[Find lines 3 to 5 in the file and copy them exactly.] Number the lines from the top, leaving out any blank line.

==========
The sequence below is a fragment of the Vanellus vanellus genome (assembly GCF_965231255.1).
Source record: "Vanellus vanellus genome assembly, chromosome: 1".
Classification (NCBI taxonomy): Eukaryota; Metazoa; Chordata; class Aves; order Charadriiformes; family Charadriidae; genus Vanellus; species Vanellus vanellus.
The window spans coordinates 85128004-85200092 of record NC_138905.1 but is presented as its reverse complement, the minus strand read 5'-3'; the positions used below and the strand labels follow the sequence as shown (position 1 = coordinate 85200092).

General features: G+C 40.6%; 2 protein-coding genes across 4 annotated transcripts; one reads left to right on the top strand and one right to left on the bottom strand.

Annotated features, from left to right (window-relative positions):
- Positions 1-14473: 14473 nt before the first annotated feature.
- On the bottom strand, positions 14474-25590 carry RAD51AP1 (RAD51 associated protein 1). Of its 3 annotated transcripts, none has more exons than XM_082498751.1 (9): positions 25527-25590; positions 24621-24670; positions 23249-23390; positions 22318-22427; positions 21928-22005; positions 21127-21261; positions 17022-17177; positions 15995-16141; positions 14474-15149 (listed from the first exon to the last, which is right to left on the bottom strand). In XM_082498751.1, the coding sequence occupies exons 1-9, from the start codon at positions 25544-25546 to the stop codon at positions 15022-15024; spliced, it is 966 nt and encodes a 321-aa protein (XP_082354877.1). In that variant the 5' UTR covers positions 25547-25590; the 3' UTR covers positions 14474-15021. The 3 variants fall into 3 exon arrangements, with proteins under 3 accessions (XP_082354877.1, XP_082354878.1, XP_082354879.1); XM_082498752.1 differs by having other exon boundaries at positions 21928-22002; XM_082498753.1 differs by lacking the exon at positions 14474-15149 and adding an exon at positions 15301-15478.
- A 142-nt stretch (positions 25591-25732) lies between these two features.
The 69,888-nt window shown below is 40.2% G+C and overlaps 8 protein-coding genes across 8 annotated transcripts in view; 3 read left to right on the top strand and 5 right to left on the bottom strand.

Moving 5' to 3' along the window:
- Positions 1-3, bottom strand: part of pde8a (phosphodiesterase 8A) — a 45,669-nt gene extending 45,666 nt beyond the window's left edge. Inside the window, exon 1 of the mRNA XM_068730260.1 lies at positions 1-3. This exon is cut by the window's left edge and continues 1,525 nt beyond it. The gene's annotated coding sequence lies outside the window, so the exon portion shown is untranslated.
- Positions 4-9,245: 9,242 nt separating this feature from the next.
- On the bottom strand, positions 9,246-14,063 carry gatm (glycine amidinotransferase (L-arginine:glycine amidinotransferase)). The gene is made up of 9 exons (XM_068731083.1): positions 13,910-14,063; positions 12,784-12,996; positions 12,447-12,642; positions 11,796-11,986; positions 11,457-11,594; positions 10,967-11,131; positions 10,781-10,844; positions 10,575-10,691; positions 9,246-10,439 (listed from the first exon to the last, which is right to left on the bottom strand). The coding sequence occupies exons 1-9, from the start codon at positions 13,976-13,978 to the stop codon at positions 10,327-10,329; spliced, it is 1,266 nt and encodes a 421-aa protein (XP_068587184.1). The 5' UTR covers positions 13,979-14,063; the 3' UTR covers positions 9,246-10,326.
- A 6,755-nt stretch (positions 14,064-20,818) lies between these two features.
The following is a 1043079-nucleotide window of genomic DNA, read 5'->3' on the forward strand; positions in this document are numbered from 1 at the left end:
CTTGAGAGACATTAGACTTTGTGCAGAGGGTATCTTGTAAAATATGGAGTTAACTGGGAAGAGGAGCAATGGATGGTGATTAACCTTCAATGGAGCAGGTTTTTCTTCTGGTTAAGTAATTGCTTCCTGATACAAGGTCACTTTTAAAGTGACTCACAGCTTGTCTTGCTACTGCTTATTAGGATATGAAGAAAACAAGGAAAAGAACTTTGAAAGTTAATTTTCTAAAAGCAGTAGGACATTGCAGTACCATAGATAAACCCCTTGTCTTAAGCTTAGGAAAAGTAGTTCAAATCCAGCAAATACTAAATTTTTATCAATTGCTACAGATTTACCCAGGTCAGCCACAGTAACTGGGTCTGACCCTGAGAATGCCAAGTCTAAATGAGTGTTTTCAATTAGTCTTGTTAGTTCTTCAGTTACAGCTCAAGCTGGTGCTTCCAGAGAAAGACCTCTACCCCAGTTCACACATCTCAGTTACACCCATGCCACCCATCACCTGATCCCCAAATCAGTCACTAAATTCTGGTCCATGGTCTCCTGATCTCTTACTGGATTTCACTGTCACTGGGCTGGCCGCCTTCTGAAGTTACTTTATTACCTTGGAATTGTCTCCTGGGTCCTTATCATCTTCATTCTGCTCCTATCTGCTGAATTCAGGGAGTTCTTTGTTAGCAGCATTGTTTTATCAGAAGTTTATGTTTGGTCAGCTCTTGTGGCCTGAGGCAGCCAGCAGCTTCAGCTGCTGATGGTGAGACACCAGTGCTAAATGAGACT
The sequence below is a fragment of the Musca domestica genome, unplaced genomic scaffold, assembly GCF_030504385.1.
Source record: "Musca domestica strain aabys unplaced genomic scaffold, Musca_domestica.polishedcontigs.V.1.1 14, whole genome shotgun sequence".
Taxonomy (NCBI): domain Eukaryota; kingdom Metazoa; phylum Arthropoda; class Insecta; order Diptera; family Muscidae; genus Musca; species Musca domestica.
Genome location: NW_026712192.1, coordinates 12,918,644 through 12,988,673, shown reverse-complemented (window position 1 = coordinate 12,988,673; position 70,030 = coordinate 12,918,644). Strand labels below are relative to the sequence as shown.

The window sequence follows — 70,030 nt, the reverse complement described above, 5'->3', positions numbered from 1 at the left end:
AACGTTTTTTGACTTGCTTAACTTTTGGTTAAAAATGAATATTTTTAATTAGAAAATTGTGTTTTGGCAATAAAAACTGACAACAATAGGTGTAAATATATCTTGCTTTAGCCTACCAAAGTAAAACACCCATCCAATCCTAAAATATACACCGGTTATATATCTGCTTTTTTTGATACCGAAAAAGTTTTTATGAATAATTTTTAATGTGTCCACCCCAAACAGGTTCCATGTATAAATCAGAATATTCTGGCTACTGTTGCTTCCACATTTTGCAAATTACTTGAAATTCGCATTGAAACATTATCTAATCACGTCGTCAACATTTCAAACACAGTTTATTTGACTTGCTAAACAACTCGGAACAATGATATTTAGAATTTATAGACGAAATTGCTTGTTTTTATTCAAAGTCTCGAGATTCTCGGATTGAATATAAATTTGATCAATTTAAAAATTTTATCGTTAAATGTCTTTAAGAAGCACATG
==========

Classification (NCBI taxonomy): Eukaryota; Metazoa; Chordata; class Aves; order Charadriiformes; family Charadriidae; genus Vanellus; species Vanellus vanellus.
The window spans coordinates 85128004-85200092 of record NC_138905.1 but is presented as its reverse complement, the minus strand read 5'-3'; the positions used below and the strand labels follow the sequence as shown (position 1 = coordinate 85200092).

General features: G+C 40.6%; 2 protein-coding genes across 4 annotated transcripts; one reads left to right on the top strand and one right to left on the bottom strand.